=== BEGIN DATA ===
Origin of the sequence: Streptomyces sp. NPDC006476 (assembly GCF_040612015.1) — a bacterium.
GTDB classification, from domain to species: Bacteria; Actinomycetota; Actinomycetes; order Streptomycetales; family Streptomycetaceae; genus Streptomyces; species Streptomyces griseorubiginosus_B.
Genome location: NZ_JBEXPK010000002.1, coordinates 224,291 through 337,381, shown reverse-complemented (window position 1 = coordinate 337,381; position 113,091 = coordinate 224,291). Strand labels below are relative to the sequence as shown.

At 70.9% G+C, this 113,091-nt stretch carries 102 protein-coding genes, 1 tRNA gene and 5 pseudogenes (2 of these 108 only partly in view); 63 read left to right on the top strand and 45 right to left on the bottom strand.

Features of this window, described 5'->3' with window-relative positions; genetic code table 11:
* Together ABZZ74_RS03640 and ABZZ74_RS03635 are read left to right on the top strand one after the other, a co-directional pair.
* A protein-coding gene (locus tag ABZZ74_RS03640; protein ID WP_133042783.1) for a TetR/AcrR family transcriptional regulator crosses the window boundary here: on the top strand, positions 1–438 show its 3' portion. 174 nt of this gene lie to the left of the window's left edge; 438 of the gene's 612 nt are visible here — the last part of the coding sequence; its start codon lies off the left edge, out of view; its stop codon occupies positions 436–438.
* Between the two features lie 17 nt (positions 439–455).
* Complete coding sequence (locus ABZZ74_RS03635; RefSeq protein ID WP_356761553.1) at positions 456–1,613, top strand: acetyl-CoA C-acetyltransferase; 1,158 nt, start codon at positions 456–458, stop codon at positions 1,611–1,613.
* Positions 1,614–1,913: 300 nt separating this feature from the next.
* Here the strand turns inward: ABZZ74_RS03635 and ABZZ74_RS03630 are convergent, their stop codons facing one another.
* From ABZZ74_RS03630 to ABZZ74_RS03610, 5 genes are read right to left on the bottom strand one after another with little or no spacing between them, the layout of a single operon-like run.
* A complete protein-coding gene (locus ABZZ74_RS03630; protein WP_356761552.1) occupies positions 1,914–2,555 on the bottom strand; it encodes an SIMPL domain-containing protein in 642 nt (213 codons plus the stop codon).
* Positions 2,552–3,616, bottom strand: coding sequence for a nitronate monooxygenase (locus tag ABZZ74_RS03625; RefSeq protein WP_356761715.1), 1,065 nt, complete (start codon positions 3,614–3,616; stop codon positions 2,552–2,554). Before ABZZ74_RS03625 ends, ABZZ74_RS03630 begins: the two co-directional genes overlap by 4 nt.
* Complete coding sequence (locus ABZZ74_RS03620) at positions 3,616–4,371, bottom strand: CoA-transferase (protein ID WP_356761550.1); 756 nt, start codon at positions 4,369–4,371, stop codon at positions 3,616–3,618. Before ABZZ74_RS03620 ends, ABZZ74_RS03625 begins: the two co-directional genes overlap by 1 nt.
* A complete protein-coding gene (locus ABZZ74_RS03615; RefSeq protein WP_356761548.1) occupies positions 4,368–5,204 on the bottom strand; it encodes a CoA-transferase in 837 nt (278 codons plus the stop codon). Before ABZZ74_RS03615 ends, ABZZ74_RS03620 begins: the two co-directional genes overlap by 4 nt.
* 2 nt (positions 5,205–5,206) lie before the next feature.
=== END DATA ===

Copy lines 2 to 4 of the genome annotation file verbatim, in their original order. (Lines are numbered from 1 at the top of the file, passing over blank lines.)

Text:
GTDB classification, from domain to species: Bacteria; Actinomycetota; Actinomycetes; order Streptomycetales; family Streptomycetaceae; genus Streptomyces; species Streptomyces griseorubiginosus_B.
Genome location: NZ_JBEXPK010000002.1, coordinates 224,291 through 337,381, shown reverse-complemented (window position 1 = coordinate 337,381; position 113,091 = coordinate 224,291). Strand labels below are relative to the sequence as shown.

At 70.9% G+C, this 113,091-nt stretch carries 102 protein-coding genes, 1 tRNA gene and 5 pseudogenes (2 of these 108 only partly in view); 63 read left to right on the top strand and 45 right to left on the bottom strand.